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Tamworth Property Market – Asking Prices Up 10.5% in the Last 12 Months

 

The average asking price of property in Tamworth increased by 10.5% or £24,289 compared to a year ago, with particularly good demand from landlords and home-movers in the first few months of the year. This takes the current average asking price to £254,954, compared with £230,665 this time last year.

The rise in asking prices is being aggravated by buyers jumping into action looking to benefit from potential stamp duty savings (especially first-time buyers) or beat impending mortgage interest rate rises later in 2018. Of the numerous Tamworth buyers starting their property hunting in the usually active spring market this year, many face paying even more than ever for the property of their dreams, although as I mentioned a few weeks ago, there are more properties for sale in Tamworth compared to 12 months ago.

Looking at the different sectors of the Tamworth property market, splitting it down into property types, one can see what is happening to each sector of the market with regard to their average asking prices now compared to a year ago. Firstly, looking at the Pound note amounts …

Interestingly, when one looks at the percentages, the most upward average asking price pressure is in the terraced and semi-detached property type sectors, with both first-time-buyer and second-time-buyer properties at new Tamworth asking price highs.

Now, I must stress this growth in the asking prices of Tamworth property doesn’t mean the value of Tamworth property is going up by the same amount … nothing could be further from the truth.  Only time will tell if the current levels of Tamworth asking prices is a catch-up abnormality after a couple of months of restrained asking price rises in the first few months of 2018, or is it an initial sign that we are in for a better 2018 Tamworth Property market than all of us were expecting at the start of the year?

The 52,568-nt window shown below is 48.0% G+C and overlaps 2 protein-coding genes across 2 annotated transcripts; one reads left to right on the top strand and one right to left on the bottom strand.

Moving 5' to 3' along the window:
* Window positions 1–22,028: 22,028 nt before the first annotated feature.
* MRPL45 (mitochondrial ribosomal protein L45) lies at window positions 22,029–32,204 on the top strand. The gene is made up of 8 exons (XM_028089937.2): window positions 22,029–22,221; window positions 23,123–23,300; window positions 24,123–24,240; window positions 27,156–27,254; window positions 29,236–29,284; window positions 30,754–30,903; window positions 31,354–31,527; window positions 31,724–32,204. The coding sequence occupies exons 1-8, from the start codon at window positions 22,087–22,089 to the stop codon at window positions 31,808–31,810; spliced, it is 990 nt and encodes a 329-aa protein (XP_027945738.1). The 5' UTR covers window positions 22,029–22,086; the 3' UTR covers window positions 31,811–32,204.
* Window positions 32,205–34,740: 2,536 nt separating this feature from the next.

I believe these asking prices must be viewed with a pinch of salt, as it will be fascinating to see whether Tamworth properties actually sell at these higher asking prices. Just because house sellers (be they owner-occupiers or landlords liquidating their assets) are asking for more money it doesn’t mean buyers will be enthusiastic to part with their hard earned cash. Like my Mum and Dad used to say to me all those years ago, “You can ask … but you might not get”.

Also, Tamworth homeowners and landlords wanting to sell their property need to be aware of progressively strained buyer mortgage affordability and the more those sellers increase asking prices, the more buyers will hit their maximum on the amount they are able borrow on a mortgage.

However, those Tamworth buyers who need a mortgage (be they owner-occupier or landlord), will paradoxically benefit from lower mortgage payments before interest rates rise … maybe another reason for the uplift in the number first time buyers and landlords buying? Only time will tell!

Want to know where those Tamworth buy to let bargains are?  Follow my Tamworth Property Blog or drop me an email because irrespective of which agent you use, myself or any of the other excellent agents in Tamworth, many local landlords ask me my thoughts, opinion and advice on what (and not) to buy locally … and I wouldn’t want you to miss out on those thoughts … would you?

If you want to learn about the Tamworth Property Market , one source for information is the Tamworth Property Blog authored by yours truly at https://www.tamworthpropertyblog.co.uk

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Decreasing Numbers of Younger Homeowners in Tamworth